JOSEPH T. WILLBANKS
I accidentally stumbled on this bio for Joseph T. Willbanks from a book
about Logan County, IL published in 1901. Look at the wealth of
information it contains about families in Jefferson County. Note, I've
separated the children's names to help it be more easily read:
JOSEPH T. WILLBANKS
One of the leading self-made men of Logan county is Joseph T. Willbanks,
who has for a number of years been a leading representative of the
agricultural interests of Hurlbut township. Although he started out
upon his business career without capital, dependent entirely upon his
own resources, he has worked his way steadily upward, brooking no
obstacles that could be overcome by persistent and honest purpose, and
to-day he is the owner of five hundred and seventy acres of valuable
Mr. Willbanks was born in Jefferson county, Illinois, February 10, 1829,
a son of William and Ann (McCann) Willbanks.
His paternal grandparents were Daniel and Jane (Thomas) Willbanks, who
were married July 31, 1794. The former was born June 15, 1770, and the
latter July 16, 1773. They had a large family of children, of whom the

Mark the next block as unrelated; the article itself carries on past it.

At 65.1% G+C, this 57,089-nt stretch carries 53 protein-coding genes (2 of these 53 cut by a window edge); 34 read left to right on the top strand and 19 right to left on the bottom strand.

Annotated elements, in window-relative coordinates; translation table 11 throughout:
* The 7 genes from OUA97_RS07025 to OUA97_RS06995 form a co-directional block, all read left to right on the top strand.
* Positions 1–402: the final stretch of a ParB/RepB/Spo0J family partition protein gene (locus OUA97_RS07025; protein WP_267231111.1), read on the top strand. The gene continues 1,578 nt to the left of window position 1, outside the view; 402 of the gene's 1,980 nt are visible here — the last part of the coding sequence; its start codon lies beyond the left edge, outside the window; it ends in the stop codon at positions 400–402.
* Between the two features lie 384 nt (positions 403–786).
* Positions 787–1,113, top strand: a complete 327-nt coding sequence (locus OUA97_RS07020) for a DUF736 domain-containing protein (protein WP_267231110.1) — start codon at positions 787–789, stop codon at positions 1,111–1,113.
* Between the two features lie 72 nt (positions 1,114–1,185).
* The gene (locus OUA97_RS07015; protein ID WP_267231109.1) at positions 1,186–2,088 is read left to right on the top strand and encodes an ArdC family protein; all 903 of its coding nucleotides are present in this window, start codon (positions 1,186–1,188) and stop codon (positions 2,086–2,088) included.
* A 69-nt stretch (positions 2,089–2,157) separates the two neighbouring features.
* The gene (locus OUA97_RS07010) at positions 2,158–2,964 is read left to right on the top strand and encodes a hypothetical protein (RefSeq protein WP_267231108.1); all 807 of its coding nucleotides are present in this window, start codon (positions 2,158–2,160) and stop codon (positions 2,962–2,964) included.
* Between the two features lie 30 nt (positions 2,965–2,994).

following record is preserved:
John, born October 22, 1796, was shot at Union Court House, South
Carolina, July 28, 1835.
Thomas, born December 11, 1798, was drowned at St. Louis, Missouri,
April 11, 1830.
James was born March 19, 1801.
William, the father of our subject, was the next of the family.
David was born April 6, 1805.
Peggy, born October 27, 1808, was married, August 18, 1824, to James
Black, and after his death was married, in November, 1837, to Uriah
Compton, her death occurring in August, 1842, when she was thirty-six
years of age.
Judith, born August 8, 1813, became the wife of I.S. Robinson, November
19, 1839, and died June 18, 1848.
Daniel, born May 13, 1817, was married, about March 7, 1841, to Margaret
E. Campbell, and died at Memphis, about 1851.
The father, Daniel Willbanks, Sr., died August 27, 1844, and his wife,
Mrs. Jane Willbanks, died May 7, 1851, at the age of seventy-eight
years. He conducted a tavern and postoffice on the stage route between
Mt. Vernon and Shawneetown, was also the magistrate and county surveyor
and the leading man of that section. The post office ws conducted by
members of the Willbanks family until President Lincoln's administration.
William Willbanks, the father of our subject, was born near Sparksburg,
North Carolina, March 19, 1803, and after arriving at years of maturity
married Ann McCann in March, 1823. She was a native of Sinclair county,
Illinois, born within eleven miles of Lebanon. For many years the
father engaged in farming in Jefferson county, Illinois, making his home
there until his death, which occurred in 1851. In his political
affiliations he was a stanch Democrat. His wife survived him until
1873. They were the parents of nine children:
Martha, the eldest, died at the age of eight years;
Margaret Jane became the wife of William Bartholomew and lived in the
Indian Territory, but died in Iowa;
Joseph is the next younger;
Sarah A. became the wife of Riley Knowles and died in Menard county, and
he is also deceased;